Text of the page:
Three classic episodes from the Stoll series of short films, starring Eille Norwood as Holmes and Hubert Willis as Dr Watson: A Scandal in Bohemia (1921), The Man with the Twisted Lip (1921) and The Final Problem (1923). 

+ live musical accompaniment by Stephen Horne

Special thanks to curator Bryony Dixon (BFI National Archive)

Capital Celluloid 2015 - Day 66: Sat Mar 7

Ghostbusters (Reitman, 1984): BFI Southbank, NFT1, 4pm

This is an exclusive screening for BFI Members and their guests.

Chicago Reader review:
Essentially a $30 million version of Abbott and Costello Meet the Mummy but not at all a bad time, thanks mainly to Bill Murray's incredibly dry line readings and director Ivan Reitman's maintenance of a moderately coherent tone and plotline (1984). Murray is the leader of a team of parapsychologists (his partners are Dan Aykroyd and Harold Ramis, both curiously underutilized) who hire themselves out to trap domestic spooks; their toughest client is Sigourney Weaver, who sees a vision of the apocalypse in her refrigerator. Reitman (Meatballs, Stripes) is adept at low-key improvisational comedy.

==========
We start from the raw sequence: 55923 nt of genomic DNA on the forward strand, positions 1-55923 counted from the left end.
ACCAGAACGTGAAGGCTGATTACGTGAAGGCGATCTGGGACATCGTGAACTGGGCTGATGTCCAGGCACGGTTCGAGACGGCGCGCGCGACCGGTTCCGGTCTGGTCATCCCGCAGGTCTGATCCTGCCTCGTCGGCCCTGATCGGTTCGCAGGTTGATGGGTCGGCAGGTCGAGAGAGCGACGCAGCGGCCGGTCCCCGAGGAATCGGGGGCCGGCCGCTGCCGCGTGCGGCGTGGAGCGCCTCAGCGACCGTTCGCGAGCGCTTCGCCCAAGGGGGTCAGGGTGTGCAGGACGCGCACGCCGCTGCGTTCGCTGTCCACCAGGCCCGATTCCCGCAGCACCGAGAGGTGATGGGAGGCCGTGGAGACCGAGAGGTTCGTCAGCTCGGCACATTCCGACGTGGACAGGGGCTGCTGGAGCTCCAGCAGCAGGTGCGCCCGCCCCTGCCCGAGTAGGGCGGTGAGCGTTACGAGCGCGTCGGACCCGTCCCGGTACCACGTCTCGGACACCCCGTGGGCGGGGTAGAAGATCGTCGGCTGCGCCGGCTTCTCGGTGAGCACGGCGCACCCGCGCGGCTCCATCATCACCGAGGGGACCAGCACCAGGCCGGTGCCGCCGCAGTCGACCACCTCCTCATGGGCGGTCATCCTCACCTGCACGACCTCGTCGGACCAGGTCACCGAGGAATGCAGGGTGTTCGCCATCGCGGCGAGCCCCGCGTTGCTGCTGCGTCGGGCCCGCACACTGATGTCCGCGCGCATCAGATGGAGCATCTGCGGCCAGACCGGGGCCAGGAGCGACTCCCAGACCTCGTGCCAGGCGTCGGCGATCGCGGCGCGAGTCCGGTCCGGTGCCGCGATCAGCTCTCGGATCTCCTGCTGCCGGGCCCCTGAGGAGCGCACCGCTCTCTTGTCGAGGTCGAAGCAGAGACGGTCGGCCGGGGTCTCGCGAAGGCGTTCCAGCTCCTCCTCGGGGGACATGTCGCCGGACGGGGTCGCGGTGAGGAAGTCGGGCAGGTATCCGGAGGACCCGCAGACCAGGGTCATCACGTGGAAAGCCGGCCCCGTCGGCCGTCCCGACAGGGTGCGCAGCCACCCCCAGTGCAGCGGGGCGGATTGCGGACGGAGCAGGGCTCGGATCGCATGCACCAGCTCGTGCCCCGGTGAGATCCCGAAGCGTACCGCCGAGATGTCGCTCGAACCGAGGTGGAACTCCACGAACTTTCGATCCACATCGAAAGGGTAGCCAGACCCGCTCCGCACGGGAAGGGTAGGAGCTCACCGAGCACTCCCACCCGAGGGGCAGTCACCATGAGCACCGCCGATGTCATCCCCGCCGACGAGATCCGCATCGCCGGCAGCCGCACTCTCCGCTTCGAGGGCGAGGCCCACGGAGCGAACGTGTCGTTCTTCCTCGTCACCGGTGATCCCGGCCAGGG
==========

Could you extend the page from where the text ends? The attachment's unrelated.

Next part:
Dave Kehr

Here (and above) is the trailer.

Capital Celluloid 2015 - Day 65: Fri Mar 6

The Ice Forest (Noce, 2014): Cine Lumiere, 8.50pm

This film is part of the 'Cinema Made in Italy' season at Cine Lumiere and was chosen for screening by Film London chief executive Adrian Wootton. Full details of the season can be found here.

Here is the Cine Lumiere introduction:
A mystery lurks behind the apparent tranquillity of an Alpine village. As a storm approaches menacingly in the background, Pietro, a young expert technician, comes to the valley to repair a malfunction at the high-altitude electrical plant. He is suddenly involved in a strange disappearence. When the young man figures out the origin of the secrets hidden in the heart of the valley, the tensions explode with extreme cruelty and spark a play of distorting mirrors in which everyone falls under the lens of suspicion.